Barriers to care-seeking for accidental bowel leakage
Objectives: To 1) Identify barriers to seeking care for accidental bowel leakage (ABL); and 2) Compare with urinary incontinence (UI) care-seeking barriers.
Methods: We conducted six focus groups (FGs) with women with ABL about their barriers to seeking care. Two researchers conducted thematic analysis independently and then discussed to reach consensus. Analyses informed revisions to the script between FGs 1-2-3-4 to reflect women’s lived experience. Final themes were established and characterized by constantly comparing within and across the FGs, and with previously identified UI care-seeking barriers (1). Saturation was reached after FG 4; FGs 5-6 were confirmatory.
Results: Twenty-nine women participated in six FGs. Ages ranged from 46-85 (75% were >60); 86% were White, 10% African-American, and 4% Latina. We identified twelve barriers to seeking care for ABL. Barriers 1-8 were identical to previously identified UI care-seeking barriers: 1) fear of treatment; 2) lack of knowledge about treatment; 3) communication issues; 4) provider barriers; 5) avoidance/denial; 6) normative thinking; 7) other priority health issues; and 8) limitations to access (1). Four interrelated barriers, 9-12, were unique to ABL. 9) Isolation was expressed as being alone and not having role models, and was related to 10) Stigma, expressed generally as shame and guilt. Stigma specific to bowel leakage was described as “smelly” and “dirty,” leading to keeping ABL a secret, and was also related to 11) Self-blame, or “There’s something I did that made it happen...” including socially stigmatizing events, “Probably this is because I had anal sex…Oh my gosh, it was just two times in my whole life,” or “I was raped as a child, and I figured that’s what it was from.” Isolation, stigma and self-blame were all associated with 12) Not knowing that ABL is a common, treatable condition: “I didn’t really know that it was a condition that I should go to the doctor about,” or “How would you know whether you have it if it doesn’t have a name? How can you talk about something you don’t even know what it is?”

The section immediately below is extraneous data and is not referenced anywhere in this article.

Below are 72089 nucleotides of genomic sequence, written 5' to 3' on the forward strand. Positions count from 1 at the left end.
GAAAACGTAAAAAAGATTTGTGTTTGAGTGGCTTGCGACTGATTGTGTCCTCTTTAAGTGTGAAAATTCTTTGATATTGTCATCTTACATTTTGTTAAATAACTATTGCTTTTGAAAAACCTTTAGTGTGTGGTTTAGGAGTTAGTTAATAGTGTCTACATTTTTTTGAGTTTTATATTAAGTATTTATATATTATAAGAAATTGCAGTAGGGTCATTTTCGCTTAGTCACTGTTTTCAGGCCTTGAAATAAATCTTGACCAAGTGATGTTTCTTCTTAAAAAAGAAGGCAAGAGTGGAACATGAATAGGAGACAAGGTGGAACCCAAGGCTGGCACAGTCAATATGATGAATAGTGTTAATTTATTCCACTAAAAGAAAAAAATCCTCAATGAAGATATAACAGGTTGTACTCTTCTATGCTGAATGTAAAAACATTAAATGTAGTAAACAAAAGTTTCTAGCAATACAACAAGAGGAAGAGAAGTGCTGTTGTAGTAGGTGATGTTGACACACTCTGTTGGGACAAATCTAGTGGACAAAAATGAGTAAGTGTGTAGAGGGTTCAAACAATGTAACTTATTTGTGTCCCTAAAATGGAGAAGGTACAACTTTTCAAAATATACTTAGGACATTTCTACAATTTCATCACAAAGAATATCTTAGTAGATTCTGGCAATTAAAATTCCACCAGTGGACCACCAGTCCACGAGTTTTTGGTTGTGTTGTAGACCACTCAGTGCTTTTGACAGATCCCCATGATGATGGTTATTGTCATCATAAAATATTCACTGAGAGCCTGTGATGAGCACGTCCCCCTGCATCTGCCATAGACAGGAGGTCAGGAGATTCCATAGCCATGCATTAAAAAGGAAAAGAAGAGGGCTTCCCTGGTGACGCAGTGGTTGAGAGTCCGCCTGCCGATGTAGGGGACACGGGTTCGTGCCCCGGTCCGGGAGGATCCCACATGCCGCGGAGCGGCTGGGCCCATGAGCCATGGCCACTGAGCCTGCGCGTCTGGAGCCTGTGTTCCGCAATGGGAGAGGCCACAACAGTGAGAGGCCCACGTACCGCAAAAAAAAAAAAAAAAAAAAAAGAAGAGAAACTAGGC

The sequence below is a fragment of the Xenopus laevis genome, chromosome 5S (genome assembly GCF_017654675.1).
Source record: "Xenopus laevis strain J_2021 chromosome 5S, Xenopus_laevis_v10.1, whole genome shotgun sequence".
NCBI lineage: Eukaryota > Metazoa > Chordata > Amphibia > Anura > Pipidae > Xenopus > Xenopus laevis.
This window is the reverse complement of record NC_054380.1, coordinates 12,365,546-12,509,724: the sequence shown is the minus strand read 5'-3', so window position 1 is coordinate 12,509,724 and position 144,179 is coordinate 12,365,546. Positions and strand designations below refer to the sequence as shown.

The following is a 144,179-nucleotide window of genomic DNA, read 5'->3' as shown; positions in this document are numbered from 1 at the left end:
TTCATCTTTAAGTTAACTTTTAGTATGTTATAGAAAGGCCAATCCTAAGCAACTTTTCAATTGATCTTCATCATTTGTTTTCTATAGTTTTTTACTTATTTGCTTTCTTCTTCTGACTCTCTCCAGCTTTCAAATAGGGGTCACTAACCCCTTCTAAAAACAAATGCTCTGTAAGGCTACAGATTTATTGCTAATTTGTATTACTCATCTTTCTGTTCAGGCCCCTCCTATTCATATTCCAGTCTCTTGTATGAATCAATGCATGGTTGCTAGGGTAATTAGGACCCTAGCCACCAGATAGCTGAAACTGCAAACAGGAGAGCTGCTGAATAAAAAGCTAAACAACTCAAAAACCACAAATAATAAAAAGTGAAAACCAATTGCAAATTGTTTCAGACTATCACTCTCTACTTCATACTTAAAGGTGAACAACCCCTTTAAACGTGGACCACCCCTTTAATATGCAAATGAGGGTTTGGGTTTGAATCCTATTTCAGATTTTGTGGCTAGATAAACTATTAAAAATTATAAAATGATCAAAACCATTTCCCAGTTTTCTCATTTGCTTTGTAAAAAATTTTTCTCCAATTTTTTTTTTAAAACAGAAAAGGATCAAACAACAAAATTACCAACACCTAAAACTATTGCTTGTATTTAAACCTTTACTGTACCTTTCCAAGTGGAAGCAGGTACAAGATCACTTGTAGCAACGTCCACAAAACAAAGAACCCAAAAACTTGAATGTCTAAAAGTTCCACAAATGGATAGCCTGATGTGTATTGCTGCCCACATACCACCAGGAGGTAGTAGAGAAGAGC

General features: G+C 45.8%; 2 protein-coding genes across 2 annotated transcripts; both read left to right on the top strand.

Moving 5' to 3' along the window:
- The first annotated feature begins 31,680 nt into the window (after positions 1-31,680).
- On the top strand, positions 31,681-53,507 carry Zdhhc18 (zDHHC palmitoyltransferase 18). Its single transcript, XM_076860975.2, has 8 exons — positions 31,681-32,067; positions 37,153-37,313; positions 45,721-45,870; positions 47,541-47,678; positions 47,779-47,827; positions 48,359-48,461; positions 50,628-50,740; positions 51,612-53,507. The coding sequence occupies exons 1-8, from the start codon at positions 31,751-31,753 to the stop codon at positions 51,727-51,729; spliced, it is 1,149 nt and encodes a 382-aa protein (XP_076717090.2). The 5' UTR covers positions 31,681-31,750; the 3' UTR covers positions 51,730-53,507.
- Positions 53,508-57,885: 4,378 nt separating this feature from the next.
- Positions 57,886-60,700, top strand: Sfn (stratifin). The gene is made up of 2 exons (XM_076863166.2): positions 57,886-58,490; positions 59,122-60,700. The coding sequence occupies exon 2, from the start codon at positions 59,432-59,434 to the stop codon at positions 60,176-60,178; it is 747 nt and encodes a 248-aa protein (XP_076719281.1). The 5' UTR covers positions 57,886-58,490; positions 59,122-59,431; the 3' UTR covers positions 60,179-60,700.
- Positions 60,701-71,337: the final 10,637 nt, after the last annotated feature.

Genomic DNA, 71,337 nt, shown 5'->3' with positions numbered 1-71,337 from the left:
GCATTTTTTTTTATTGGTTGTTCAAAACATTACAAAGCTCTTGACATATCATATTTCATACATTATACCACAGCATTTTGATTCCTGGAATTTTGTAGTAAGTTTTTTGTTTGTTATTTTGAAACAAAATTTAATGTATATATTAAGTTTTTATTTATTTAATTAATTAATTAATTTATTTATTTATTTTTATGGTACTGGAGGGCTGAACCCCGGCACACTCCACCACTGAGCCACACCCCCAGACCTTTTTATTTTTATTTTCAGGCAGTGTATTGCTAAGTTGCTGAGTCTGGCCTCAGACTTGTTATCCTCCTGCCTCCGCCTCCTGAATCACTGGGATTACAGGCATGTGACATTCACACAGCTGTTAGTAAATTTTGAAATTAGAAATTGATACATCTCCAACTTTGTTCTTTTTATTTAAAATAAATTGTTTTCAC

Conclusions: ABL care-seeking barriers include and expand upon those identified for UI. Notable differences between UI and ABL include isolation, ABL-specific stigma, self-blame, and not knowing about the prevalence, causes and treatments for ABL. Based on these findings, we suggest that public health campaigns and providers target ABL-specific barriers to care-seeking to promote awareness of the prevalence, causes, and treatments for ABL.
References: 1. Int Urogynecol J 2014;25(S1):S195-196.